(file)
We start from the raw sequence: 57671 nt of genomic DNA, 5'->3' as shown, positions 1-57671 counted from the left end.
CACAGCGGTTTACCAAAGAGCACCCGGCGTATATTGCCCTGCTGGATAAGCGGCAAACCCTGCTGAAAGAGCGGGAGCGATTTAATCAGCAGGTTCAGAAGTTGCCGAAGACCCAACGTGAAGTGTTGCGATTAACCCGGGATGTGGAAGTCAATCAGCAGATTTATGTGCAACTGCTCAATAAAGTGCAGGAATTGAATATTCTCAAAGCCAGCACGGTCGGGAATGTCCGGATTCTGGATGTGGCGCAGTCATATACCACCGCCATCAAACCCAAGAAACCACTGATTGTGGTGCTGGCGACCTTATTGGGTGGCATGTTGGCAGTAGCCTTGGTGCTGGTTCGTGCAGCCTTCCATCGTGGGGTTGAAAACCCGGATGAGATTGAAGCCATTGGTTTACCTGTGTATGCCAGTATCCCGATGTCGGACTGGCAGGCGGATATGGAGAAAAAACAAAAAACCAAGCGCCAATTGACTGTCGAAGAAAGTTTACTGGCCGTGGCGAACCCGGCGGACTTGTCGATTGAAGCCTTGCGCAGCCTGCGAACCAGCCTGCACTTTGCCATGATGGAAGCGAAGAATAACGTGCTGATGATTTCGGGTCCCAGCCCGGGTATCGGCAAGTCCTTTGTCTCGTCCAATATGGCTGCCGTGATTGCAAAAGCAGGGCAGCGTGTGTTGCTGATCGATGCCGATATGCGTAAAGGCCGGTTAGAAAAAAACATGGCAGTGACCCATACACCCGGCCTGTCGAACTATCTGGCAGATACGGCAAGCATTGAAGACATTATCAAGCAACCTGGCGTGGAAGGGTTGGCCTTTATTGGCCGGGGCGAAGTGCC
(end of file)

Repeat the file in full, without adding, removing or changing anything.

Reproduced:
We start from the raw sequence: 57671 nt of genomic DNA, 5'->3' as shown, positions 1-57671 counted from the left end.
CACAGCGGTTTACCAAAGAGCACCCGGCGTATATTGCCCTGCTGGATAAGCGGCAAACCCTGCTGAAAGAGCGGGAGCGATTTAATCAGCAGGTTCAGAAGTTGCCGAAGACCCAACGTGAAGTGTTGCGATTAACCCGGGATGTGGAAGTCAATCAGCAGATTTATGTGCAACTGCTCAATAAAGTGCAGGAATTGAATATTCTCAAAGCCAGCACGGTCGGGAATGTCCGGATTCTGGATGTGGCGCAGTCATATACCACCGCCATCAAACCCAAGAAACCACTGATTGTGGTGCTGGCGACCTTATTGGGTGGCATGTTGGCAGTAGCCTTGGTGCTGGTTCGTGCAGCCTTCCATCGTGGGGTTGAAAACCCGGATGAGATTGAAGCCATTGGTTTACCTGTGTATGCCAGTATCCCGATGTCGGACTGGCAGGCGGATATGGAGAAAAAACAAAAAACCAAGCGCCAATTGACTGTCGAAGAAAGTTTACTGGCCGTGGCGAACCCGGCGGACTTGTCGATTGAAGCCTTGCGCAGCCTGCGAACCAGCCTGCACTTTGCCATGATGGAAGCGAAGAATAACGTGCTGATGATTTCGGGTCCCAGCCCGGGTATCGGCAAGTCCTTTGTCTCGTCCAATATGGCTGCCGTGATTGCAAAAGCAGGGCAGCGTGTGTTGCTGATCGATGCCGATATGCGTAAAGGCCGGTTAGAAAAAAACATGGCAGTGACCCATACACCCGGCCTGTCGAACTATCTGGCAGATACGGCAAGCATTGAAGACATTATCAAGCAACCTGGCGTGGAAGGGTTGGCCTTTATTGGCCGGGGCGAAGTGCC